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The Muse's Storage Box

The Muse's Storage Box
Copyright Diane Lou.

Alchemical Dreams and Disparate Realities

Rust and bones, broken toys and old text, game boards, gears and nests. Even as a child such odd, unwanted items evoked a pit-of-the-stomach response that bordered on exhilaration.
While I make no attempt to conjure up specific feelings in the viewer, the ambiguous juxtapositioning of familiar materials creates art that evokes half-forgotten, dream-like visions that beg to be interpreted by the viewer. There is a sense of deja vu (the already seen) tempered by a sense of jamais vu ( the never seen, or the illusion that the familiar does not seem familiar), and this contradiction asks the viewer to dig deeply, to look inside her own repository of wisdom, intuition and experience to find her own meaning in the familiar objects she sees.
The once-private discards of people's material lives that I collect for my art seem to carry universal memories with them, memories that can engage and mystify the viewer. Their beauty lies within the rust, the erosion, the wear, and the mere fact that they were once possessions.
I play with abandon and with no forethought. Each piece of detritus seems to suggest to me a relationship with some other piece, and I begin to put them together and wait for the mental "buzz" that lets me know I am proceeding as I should. Even at this point, I continue to remain in the play state and will not allow myself to direct the outcome of the piece, a process that requires complete trust. The outcome often mystifies me as much as it might any viewer.
Remember when, as a child, whatever was in reach became the instrument of your creative exploration? That is my life. A rusty, flattened piece of metal on the street, a gnawed bone by the roadside, a unique twisted branch from a tree, a fallen nest, a broken egg, a snake's skin, a dead butterfly...all will be added to my collection and eventually have their beauty honored in one of my pieces. The resulting art creates a new story with its own imagined history, one that invites the viewers to lay some claim on it by allowing themselves to be enveloped by the sight, the history, and the ambiguity of the realities before them.

Friday, March 25, 2011

I got in!...20 years later...

A couple weeks ago, I submitted my work to the jury at the Local 14 show, and yesterday I was notified I was accepted!!  I'm thrilled.  This is a very large, women-only show that has been going on for 44 years now in Portland.

But what is really fun for me is that 20 years ago, when I had just moved back to Oregon from Montana, I read about the Local 14 show in the Portland newspaper, The Oregonian, and said to myself, "Someday I am going to be in that show."  Over the years, each year when I saw it advertised, I'd say, "Someday..."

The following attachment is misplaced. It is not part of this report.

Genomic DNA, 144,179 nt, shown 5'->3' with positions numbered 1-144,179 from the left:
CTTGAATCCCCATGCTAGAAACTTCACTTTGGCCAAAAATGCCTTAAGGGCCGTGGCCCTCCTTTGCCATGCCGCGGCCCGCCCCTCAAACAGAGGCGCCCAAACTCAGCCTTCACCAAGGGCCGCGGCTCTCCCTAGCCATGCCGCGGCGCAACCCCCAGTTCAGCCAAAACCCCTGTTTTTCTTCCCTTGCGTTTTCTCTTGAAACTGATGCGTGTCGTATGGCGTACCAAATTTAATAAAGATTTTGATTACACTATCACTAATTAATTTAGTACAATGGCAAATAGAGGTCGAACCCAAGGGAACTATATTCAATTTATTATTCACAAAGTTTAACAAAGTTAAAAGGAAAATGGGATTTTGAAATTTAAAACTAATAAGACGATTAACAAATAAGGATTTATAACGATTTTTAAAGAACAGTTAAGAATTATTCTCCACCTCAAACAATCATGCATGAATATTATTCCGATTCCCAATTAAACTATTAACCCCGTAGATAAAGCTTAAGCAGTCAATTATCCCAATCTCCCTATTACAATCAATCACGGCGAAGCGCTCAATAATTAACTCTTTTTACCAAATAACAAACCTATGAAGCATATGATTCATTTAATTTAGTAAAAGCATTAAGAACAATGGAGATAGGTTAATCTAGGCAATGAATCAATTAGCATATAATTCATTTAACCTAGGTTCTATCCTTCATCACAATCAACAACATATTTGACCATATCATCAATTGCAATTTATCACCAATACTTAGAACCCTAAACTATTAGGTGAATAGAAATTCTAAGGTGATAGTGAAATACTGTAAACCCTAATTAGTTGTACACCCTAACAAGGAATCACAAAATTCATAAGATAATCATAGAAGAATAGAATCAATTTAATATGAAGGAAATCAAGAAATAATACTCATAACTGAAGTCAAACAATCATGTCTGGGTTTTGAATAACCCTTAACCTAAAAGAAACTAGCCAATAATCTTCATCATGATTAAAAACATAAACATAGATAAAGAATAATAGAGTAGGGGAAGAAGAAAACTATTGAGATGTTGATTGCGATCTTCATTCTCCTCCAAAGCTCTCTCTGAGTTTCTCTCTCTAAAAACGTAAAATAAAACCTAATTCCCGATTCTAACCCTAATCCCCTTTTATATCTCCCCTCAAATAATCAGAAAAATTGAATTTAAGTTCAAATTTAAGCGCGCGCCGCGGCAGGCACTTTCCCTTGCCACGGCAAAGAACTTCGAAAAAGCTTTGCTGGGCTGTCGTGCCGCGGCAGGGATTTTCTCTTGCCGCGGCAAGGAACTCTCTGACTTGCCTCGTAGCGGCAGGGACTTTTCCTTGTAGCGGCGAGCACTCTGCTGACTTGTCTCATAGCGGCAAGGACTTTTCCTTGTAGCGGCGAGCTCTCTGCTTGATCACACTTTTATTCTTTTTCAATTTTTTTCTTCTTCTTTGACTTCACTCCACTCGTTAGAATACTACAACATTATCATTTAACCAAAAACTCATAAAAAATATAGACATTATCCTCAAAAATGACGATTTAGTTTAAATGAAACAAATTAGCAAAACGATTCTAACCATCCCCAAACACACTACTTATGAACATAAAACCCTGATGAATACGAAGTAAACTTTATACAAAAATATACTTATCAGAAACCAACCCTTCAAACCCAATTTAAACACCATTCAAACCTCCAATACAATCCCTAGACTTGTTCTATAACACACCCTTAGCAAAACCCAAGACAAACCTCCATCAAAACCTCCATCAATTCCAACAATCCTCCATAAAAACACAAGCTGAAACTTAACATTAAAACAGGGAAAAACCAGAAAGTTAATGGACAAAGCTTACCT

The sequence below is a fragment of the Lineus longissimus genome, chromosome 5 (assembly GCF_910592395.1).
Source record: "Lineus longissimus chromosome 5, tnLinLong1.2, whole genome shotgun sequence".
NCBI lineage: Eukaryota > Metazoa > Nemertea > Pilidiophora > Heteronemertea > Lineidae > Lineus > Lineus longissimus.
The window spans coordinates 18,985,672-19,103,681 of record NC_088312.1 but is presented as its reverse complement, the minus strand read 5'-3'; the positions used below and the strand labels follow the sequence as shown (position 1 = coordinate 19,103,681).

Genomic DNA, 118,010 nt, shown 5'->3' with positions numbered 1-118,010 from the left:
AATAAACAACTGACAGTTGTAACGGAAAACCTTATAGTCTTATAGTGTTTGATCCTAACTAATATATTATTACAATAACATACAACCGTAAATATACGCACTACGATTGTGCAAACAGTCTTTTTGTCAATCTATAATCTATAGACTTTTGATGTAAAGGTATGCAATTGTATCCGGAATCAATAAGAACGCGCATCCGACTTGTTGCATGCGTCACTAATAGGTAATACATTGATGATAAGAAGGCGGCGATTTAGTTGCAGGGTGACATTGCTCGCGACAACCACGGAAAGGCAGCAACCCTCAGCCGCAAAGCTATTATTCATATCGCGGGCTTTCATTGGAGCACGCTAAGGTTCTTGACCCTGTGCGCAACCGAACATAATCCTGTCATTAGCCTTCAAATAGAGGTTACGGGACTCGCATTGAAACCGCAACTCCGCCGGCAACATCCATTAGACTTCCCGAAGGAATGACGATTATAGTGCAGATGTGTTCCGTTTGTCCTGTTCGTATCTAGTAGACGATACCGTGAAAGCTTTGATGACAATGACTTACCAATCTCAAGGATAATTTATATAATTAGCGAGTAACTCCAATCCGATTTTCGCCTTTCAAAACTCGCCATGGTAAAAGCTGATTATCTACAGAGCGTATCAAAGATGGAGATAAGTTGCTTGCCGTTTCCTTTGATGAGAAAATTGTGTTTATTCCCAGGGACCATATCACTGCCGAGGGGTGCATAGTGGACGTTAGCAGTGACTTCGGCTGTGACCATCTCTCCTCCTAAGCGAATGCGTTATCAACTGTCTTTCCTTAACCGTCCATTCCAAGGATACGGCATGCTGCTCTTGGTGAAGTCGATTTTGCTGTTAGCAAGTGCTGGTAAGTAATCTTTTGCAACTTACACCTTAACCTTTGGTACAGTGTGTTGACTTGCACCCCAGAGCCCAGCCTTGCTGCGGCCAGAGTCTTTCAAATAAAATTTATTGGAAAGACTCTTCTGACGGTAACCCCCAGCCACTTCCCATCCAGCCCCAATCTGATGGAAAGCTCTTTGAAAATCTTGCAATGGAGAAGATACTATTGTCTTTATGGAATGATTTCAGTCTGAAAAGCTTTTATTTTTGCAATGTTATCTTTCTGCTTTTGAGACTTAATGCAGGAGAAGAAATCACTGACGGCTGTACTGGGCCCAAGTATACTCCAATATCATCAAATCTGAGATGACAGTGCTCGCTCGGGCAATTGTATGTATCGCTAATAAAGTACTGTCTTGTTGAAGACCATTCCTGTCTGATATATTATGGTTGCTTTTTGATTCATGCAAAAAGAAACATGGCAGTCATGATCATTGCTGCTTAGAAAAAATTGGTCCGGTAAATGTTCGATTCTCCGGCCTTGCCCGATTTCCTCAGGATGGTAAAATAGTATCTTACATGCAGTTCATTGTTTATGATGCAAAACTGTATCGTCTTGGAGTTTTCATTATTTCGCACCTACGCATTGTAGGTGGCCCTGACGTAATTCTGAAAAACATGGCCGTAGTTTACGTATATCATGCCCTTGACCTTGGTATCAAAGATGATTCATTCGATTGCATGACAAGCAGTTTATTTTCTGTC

So, this year, since I am not teaching at Art and Soul which has always conflicted time-wise with Local 14, I decided to apply.  Notification was supposed to be April 1st, so yesterday when a saw an email from Local 14 in my inbox, I assumed it would say, "Thanks for applying, but...."     I was definitely dancing a happy dance when I read the message.  The show is the end of Sept/beginning of Oct.

The photo is a new piece: Compressed Experience.  Friend Deb gave me, among other things, the tall wooden box (actually a file card tray), and the lovely wooden woman/comb.  To the tall box, I added a base I made from a wooden picture frame which I cut with a chop saw, and a fence post topper I repurposed from an old, old piece I had disassembled.  The interior is lined with a handmade paper with bamboo sticks through it.

My "lady" has an added belt around her waist with a dice and a tiny little bejeweled metal container that I have had for at least 20 years.  At that point, I got stuck on the piece, but knew it wasn't done.  When I put a screw in from the back to fasten the woman into place,  she cracked slightly....a crack which ran from her shoulder to her breast, creating the perfect opening for some of my favorite red string to hang down the front.

(Compressed Experience copyright by Diane Lou)


Carol said...

Congratulations, Diane, this is a really beautiful piece. I love the way you turn something that could be a disaster (the accidental crack in the figure) into a huge success.

rebeca trevino said...

I have the same comment . . . the red string is a perfect finish.

also, i see that the box is 3 sided, did you cover the front of the box with glass (i can't tell from the photo), and what are the 3 egg-looking things at her feet?

it's stunning. how tall is the piece?

Diane Lou said...

Thanks, Carol and Rebeca. I always look on a "disaster" in a piece as just a little jab from the Universe to go another direction.

Yes, Rebeca, the piece is 3 sided and open on front (no glass). There is moss at her feet (from outside the studio door) and my fav crackled eggs. Years ago, I went to Safeway (grocery store, Carol) after Easter and they had these fake "egg" trees they were closing out for $5. I bought 2. They were covered with off-white eggs with a crackle finish is various sizes (grading from large to small as you moved up the cone-shaped base). I LOVE them and hope someday I find them again (but I still have quite a few, thank goodness). They always evoke comments when people see them.

Glad you like the piece!